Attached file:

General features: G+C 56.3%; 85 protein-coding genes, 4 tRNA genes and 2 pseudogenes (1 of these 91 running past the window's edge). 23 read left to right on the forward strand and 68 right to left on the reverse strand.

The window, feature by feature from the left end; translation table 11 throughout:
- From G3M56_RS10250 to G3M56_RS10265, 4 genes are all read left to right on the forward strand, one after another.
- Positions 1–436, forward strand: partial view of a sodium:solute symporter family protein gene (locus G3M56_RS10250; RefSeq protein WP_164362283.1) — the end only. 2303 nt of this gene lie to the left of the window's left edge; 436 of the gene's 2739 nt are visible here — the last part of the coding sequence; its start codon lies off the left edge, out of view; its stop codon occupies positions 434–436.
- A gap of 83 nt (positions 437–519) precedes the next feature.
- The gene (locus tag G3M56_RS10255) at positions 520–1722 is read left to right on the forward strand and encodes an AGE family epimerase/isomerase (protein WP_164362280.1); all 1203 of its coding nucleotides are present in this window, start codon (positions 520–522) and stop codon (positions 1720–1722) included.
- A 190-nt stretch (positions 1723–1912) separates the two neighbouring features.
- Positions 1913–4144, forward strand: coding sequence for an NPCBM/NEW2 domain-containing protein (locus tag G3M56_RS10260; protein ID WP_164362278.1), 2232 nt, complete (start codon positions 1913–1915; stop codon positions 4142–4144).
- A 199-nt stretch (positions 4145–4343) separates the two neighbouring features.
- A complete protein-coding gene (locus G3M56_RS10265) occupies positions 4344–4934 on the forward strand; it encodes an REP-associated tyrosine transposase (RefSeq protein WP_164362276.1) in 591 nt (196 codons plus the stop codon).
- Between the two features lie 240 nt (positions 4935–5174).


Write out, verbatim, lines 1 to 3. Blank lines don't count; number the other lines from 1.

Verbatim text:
General features: G+C 56.3%; 85 protein-coding genes, 4 tRNA genes and 2 pseudogenes (1 of these 91 running past the window's edge). 23 read left to right on the forward strand and 68 right to left on the reverse strand.

The window, feature by feature from the left end; translation table 11 throughout:
- From G3M56_RS10250 to G3M56_RS10265, 4 genes are all read left to right on the forward strand, one after another.